Do you feel that Granada was more than just a television company in terms of its cultural identity?
It wanted to be. I had an argument when I was on news with the powers that be because I said that I thought all our reporters should have a northern accent, a north west accent of some kind, of which there are many, because I think it helps. But I never… I mean, although Tony Wilson was always going on about Manchester versus Liverpool and ribbing other people and that, and Roger Blythe was saying, “I’m from Liverpool,” etc., although that went on, I don’t think in Manchester we were that close to it – but we certainly were Liverpool and we were in Lancaster. They were, you know, Bob Smithies was in Lancaster, and he was Mr Lancaster by the time he left. And Carl Hawkins in in Chester, same thing. And so I think that that was inspired to have those outposts, which was probably not economic, but it was a very good idea. And it meant they came to places like Ramsbottom, which they never did otherwise. And it also meant that you could change the news agenda because it’s virtually every night always, Manchester or Liverpool are on the national news agenda one way or another, and the national sports agenda. And so you come after them and you’re following them. Whereas if you can get out more widely you can get more of a sense of region.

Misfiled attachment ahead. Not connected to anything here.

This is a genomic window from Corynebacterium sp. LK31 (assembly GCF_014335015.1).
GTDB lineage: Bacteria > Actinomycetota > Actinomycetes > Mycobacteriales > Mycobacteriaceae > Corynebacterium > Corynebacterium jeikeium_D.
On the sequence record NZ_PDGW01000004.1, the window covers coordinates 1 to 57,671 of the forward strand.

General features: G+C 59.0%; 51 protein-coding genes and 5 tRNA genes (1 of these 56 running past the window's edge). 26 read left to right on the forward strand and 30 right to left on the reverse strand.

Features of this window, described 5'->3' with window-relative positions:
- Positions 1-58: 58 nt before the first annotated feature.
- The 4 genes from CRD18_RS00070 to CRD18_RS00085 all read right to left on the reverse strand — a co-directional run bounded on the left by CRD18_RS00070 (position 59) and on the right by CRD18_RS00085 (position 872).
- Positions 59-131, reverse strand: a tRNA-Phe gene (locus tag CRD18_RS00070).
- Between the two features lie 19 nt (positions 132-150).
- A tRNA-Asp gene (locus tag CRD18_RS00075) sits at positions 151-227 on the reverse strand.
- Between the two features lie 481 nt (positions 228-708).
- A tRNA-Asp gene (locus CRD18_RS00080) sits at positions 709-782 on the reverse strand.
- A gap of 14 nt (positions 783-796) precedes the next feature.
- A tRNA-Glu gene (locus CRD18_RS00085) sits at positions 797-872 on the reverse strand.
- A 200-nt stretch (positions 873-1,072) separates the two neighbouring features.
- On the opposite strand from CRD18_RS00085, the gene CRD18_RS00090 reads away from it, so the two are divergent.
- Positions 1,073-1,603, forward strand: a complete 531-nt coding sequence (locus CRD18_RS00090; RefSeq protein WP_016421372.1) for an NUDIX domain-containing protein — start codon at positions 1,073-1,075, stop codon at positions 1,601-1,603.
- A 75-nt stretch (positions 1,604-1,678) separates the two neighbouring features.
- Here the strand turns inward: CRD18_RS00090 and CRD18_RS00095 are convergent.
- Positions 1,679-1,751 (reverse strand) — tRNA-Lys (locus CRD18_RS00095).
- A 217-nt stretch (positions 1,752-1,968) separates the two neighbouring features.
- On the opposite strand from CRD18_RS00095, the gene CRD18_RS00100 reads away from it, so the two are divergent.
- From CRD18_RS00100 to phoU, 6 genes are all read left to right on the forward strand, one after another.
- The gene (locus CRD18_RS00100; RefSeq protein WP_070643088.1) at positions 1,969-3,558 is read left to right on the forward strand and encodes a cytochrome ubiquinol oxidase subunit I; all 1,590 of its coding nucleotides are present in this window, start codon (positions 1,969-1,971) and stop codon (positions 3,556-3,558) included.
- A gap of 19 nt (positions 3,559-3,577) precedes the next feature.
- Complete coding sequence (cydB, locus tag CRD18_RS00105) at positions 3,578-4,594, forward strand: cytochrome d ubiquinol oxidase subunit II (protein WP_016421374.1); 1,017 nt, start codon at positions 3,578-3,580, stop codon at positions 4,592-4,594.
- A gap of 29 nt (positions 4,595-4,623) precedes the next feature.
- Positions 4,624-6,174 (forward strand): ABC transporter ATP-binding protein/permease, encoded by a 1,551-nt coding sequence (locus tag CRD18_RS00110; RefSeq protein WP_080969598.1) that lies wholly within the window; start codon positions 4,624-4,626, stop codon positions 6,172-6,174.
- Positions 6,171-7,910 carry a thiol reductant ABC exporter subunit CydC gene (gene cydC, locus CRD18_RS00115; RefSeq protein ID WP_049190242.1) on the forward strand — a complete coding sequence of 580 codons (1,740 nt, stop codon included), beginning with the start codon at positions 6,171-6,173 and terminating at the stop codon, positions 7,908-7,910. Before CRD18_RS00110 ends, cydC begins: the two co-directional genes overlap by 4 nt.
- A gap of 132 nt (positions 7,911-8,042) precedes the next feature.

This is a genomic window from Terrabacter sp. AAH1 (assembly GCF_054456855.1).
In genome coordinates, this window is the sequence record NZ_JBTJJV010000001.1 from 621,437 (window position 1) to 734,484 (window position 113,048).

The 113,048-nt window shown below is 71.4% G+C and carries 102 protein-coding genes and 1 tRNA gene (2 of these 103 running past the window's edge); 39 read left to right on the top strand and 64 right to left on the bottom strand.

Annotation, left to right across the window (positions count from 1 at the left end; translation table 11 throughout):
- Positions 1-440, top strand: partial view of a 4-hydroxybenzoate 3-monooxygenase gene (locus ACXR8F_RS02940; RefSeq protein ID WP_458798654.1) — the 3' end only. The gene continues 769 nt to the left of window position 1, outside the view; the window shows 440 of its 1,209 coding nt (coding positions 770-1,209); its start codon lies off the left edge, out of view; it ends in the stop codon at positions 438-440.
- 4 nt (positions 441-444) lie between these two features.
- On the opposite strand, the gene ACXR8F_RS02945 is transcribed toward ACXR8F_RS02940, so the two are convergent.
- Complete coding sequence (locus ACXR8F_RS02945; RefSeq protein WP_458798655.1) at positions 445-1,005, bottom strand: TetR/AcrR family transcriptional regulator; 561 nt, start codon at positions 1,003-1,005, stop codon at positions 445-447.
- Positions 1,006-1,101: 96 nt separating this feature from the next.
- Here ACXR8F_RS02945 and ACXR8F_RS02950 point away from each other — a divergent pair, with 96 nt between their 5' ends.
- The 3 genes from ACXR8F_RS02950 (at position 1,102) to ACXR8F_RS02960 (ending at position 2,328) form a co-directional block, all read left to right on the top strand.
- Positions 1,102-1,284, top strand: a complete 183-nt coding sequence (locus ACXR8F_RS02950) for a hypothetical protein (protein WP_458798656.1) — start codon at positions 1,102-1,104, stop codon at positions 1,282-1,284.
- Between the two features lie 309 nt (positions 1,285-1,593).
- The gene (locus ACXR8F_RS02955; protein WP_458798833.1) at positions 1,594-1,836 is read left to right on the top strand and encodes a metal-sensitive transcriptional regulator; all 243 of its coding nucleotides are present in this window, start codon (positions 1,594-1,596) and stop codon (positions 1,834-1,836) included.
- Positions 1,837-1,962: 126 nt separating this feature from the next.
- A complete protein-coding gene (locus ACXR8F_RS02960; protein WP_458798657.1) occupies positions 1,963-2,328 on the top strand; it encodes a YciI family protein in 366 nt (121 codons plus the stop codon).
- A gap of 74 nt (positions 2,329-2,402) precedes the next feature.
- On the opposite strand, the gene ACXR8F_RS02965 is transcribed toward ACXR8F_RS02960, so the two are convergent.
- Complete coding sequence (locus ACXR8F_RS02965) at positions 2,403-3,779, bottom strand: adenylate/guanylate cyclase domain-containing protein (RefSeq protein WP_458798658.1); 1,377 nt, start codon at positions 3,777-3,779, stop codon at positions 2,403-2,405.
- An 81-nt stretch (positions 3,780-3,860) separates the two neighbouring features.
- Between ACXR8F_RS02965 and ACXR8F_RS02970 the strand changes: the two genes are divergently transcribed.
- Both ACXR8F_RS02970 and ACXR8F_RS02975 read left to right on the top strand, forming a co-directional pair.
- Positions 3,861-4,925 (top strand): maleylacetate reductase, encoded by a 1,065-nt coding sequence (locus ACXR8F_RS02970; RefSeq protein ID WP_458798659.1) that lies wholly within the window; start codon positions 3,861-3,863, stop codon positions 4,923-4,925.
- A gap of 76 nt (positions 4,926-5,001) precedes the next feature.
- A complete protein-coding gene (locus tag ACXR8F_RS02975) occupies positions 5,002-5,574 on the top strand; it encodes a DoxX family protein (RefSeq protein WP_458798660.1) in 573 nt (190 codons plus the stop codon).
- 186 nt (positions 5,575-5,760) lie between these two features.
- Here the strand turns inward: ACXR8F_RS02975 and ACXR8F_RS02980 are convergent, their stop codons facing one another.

But of course what Granada did have was it had a non-metropolitan perspective, and that’s why – take an obviously example of Coronation Street – bringing on the northern writers.